This led to manufacturers adopting them both for first-generation smartphones and tables with inductive charging capabilities. Among the two, Qi charging appeared to gain the most traction, mostly because of how simplistic the design was. In fact,your average no show wireless charger is likely to be a Qi charger on account of how small and compact these chargers usually are.

    Not to say that PMA doesn’t have its own strengths and practical applications, although the methods PMA uses for communicating between receivers and transmitters are a bit prone to malfunctions. Seeing how the goal was to create a reliable and easy-to-maintain interoperational standard, it quickly became clear that Qi was the way to go.

    We can’t talk about Qi (pronounced ‘chee’) charging without referring to its Chinese background, in which Qi basically means ‘natural energy’, ‘life force’, or ‘energy flow’ depending on the context. This provided marketing teams with the perfect opportunity to come up with creative and appealing strategies to popularize the technology worldwide.

    Soon enough, the Qi logo found itself on a wide variety of chargers and smart devices, signifying their Qi-ready capabilities. So when taking a look at what the market has to offer, you will surely see many wireless chargers that operate a Qi standard, which means that these devices incorporate a Qi receiver chip with multi-standard interoperability support.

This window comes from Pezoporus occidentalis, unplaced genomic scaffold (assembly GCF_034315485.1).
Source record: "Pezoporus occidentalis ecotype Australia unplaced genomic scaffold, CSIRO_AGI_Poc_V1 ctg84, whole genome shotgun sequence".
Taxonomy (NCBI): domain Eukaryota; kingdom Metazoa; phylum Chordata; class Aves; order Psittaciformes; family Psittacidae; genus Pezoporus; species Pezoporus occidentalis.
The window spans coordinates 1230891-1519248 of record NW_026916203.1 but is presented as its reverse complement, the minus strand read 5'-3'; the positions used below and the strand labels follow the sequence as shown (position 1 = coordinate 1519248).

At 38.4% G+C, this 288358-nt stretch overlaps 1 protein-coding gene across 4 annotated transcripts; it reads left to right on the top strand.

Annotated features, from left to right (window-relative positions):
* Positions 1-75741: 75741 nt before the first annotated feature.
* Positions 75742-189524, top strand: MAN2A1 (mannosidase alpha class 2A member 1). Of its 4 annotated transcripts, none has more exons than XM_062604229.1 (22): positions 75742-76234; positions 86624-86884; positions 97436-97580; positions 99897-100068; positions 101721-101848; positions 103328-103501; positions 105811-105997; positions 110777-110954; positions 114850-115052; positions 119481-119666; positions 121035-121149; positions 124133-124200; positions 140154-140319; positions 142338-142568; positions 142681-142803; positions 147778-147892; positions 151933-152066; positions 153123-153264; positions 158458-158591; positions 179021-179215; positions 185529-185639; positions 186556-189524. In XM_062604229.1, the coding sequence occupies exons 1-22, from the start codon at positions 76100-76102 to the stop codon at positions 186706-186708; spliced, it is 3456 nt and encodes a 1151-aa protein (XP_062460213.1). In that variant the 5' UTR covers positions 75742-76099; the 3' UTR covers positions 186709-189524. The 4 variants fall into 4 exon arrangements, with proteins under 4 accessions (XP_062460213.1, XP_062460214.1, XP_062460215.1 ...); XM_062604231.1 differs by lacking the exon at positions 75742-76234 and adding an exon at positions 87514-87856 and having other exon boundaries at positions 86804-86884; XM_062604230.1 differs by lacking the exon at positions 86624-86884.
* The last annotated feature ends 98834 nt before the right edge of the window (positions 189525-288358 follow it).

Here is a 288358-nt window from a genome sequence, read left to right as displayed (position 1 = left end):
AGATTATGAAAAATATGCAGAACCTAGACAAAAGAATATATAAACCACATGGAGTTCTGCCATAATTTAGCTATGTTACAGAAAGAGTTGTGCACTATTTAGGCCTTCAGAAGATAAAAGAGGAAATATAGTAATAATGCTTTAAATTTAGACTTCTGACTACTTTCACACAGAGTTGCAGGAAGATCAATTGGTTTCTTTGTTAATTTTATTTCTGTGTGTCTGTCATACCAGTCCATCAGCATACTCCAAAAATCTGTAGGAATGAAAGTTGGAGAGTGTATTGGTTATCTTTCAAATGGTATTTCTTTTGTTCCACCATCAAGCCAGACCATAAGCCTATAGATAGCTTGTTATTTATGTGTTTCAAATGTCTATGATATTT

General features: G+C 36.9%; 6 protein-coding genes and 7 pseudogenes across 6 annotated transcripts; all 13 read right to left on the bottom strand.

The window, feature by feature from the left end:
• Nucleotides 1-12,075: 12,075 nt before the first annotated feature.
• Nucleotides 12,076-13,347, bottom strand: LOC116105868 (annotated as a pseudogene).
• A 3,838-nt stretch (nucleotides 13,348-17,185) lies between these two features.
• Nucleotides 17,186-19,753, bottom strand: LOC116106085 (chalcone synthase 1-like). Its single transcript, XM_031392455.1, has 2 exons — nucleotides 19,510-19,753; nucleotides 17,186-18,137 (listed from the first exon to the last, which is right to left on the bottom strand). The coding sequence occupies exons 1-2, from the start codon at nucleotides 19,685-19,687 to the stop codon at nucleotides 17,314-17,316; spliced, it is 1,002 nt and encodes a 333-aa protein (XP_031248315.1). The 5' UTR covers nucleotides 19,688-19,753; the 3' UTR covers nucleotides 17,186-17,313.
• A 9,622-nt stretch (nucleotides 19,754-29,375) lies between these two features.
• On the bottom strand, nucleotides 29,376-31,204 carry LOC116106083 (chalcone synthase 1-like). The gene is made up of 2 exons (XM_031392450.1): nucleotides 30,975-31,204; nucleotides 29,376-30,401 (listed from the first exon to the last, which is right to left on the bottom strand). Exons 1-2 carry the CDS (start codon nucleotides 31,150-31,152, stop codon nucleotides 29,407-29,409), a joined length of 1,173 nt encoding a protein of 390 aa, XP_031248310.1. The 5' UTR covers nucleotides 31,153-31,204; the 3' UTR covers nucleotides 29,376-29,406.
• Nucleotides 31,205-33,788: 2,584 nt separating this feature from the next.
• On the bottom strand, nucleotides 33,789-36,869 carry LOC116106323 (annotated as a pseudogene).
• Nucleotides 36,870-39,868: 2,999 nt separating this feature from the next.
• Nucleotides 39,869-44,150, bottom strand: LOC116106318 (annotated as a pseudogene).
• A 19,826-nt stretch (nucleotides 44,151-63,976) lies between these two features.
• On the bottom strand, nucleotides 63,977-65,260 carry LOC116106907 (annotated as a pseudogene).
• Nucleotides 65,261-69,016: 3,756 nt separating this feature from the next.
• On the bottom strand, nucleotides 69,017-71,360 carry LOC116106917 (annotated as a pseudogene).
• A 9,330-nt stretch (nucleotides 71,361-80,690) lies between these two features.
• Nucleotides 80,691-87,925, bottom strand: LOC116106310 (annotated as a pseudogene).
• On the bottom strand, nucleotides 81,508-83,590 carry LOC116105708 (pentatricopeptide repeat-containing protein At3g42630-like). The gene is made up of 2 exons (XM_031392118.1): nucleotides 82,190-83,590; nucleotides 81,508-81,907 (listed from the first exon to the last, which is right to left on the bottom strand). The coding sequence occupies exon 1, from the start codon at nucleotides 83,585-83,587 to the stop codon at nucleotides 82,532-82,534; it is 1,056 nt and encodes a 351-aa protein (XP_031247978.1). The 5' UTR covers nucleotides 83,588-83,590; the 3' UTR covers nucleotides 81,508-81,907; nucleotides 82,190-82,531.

Future challenges and prospects

    It’s always been the case that with the advent of new technologies, existing technologies and systems have no choice but to keep up. This is precisely what’s going to happen with wireless charging as we are already seeing major improvements made to Qi chargers by major manufacturers through their proprietary chargers.

    It appears that both speed and reliability need to be improved going forward along with a much longer range. If certain reports are to be believed, we could assume thatyour average no show wireless charger will soon be able to charge smart devices from distances of up to half a meter or more.

    The main problem here is that no matter how much engineers increase the Watt per hour rates, the frequency range is still prone to interference. As such, even a powerful Qi charger with a 40 W delivery could theoretically lose half its charge if there are other devices in the room that interfere with the inductive process.

    One such device is your average wireless router. Not many people know this, for instance, but some chargers operate on similar frequencies to Wi-fi routers, and the stronger they get the more likely it is that they will interfere with one another. For example, a powerful Wi-fi router operates a 2.4 – 5 GHz frequency, which is more or less what high-end wireless chargers use.

    All things considered, these issues will have to be ironed out over time if there’s any chance of getting one day to the point where you could recharge your smart devices from across the room. At the moment, even good ‘wireless’ chargers require that your phone either make contact with the charging pad or at least be positioned a few millimeters away for good measure.